ACLU sues Mo. county over prayers at meetings

WASHINGTON, Mo. (AP) — The American Civil Liberties Union wants Franklin County commissioners to stop saying prayers at meetings, stop letting audience members say prayers and stop asking everyone to bow their heads.

A lawsuit filed Sunday against the commissioners on behalf of an anonymous woman claims the policy of Presiding Commissioner John Griesheimer and other members to pray at the beginning of meetings violates both the U.S. and Missouri constitutions.

The Washington Missourian (http://bit.ly/LDdIEz) reported the ACLU sent the county a letter in March asking commissioners to stop the prayers after someone filed an anonymous complaint with the organization.

After receiving the letter, the commission reverted back to offering a moment of silence at the beginning of its meetings, which was the practice after Griesheimer was elected in 2010. That didn’t stop the prayers, though.

Some citizens have prayed in recent weeks during the public comment portion of meetings. The lawsuit claims the commission has “adopted a practice of having residents lead sectarian prayers during meetings.”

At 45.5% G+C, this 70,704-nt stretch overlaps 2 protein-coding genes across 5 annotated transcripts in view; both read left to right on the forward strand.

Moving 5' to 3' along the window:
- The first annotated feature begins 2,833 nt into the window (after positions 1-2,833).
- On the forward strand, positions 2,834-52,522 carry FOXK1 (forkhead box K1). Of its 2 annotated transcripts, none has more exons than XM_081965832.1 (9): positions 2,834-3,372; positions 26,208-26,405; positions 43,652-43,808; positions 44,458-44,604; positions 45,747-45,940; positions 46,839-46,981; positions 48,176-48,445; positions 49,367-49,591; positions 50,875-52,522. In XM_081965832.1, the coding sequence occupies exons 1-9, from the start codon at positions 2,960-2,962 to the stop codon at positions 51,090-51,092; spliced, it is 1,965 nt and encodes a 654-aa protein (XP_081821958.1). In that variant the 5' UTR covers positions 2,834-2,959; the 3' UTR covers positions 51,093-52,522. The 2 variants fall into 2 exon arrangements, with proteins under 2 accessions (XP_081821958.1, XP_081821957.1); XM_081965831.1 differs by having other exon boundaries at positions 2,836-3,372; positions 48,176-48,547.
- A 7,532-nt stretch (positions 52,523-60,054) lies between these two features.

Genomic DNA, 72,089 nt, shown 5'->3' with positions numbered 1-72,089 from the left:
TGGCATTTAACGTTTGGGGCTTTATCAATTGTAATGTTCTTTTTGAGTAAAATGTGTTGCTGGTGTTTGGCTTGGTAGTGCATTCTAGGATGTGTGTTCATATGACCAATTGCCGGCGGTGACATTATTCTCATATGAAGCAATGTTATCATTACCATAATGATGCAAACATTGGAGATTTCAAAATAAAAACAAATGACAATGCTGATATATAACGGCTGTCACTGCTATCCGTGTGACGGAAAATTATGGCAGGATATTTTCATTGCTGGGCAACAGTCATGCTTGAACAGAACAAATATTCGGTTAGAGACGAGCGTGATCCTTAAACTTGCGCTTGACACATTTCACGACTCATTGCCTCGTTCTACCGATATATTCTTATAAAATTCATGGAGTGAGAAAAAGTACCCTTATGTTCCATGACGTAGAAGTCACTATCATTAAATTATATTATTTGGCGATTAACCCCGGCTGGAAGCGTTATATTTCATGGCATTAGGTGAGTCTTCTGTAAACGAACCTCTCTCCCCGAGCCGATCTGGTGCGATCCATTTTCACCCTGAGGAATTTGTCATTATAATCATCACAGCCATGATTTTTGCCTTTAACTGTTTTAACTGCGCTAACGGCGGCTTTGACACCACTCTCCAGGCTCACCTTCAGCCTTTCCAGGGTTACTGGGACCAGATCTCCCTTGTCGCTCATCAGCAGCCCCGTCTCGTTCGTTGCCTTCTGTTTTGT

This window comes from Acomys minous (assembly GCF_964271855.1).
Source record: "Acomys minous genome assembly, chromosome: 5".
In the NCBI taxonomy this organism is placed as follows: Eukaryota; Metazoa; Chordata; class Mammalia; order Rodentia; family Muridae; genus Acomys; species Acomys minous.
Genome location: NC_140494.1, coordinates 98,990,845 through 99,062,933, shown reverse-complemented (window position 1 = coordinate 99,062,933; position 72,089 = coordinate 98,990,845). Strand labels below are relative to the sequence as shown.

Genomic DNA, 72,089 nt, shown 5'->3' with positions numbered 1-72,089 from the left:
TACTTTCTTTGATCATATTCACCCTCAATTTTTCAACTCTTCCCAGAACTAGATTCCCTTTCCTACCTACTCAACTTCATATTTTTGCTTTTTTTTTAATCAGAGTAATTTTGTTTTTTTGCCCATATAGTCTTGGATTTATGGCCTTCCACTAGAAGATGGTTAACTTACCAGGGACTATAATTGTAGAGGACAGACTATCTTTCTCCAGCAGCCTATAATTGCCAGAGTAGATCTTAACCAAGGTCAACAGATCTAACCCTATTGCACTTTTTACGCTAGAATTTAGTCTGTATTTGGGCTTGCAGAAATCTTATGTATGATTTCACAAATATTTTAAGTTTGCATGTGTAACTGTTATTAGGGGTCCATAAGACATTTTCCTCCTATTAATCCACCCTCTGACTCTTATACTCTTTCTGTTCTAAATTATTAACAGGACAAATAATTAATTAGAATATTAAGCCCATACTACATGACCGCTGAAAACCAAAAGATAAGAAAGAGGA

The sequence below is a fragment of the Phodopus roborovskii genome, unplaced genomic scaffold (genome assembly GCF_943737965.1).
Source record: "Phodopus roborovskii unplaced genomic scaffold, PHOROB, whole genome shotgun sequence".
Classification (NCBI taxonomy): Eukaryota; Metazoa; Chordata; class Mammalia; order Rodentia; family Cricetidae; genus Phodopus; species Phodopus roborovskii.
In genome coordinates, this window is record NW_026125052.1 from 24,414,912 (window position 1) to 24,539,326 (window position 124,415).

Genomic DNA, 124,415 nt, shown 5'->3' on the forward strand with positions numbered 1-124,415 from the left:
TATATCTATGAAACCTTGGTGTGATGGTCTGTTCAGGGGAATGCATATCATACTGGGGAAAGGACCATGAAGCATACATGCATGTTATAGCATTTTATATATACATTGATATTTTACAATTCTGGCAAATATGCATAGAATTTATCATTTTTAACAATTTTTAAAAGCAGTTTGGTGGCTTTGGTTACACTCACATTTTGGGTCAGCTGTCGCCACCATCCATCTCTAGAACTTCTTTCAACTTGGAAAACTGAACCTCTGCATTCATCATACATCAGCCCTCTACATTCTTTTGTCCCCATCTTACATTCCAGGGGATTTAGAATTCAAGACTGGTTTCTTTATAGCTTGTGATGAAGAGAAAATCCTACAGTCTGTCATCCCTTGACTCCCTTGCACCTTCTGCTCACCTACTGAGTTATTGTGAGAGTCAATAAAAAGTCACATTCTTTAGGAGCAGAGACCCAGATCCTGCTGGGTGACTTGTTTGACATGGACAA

The suit also says Griesheimer’s instruction to people at the meetings to bow their heads for prayer is offensive “because such instruction is coercive.”

The ACLU is asking a federal court to declare the commission’s acts unconstitutional, issue a permanent injunction against prayers at meetings, and order the commission to pay the anonymous plaintiff $1 for “deprivation of constitutional rights.” It also asks the county to pay the ACLU’s attorney fees.

“Plaintiff objects to and is offended by sectarian prayers at meetings of the Franklin County Commission because they endorse a particular religion and are an attempt by Franklin County and its officials to prefer one religious faith over others,” the lawsuit claims.

Commission members were served with the lawsuit on Tuesday. Later that day, county counselor Mark Vincent said commissioners will need to meet in a closed meeting to discuss the pending litigation.

Vincent called the suit “pre-emptive,” noting he is drafting a policy on the issue of prayers.

“The policy should address the concerns in the suit and will meet all federal and state laws, as well as the inherent values of the commission,” Vincent said.

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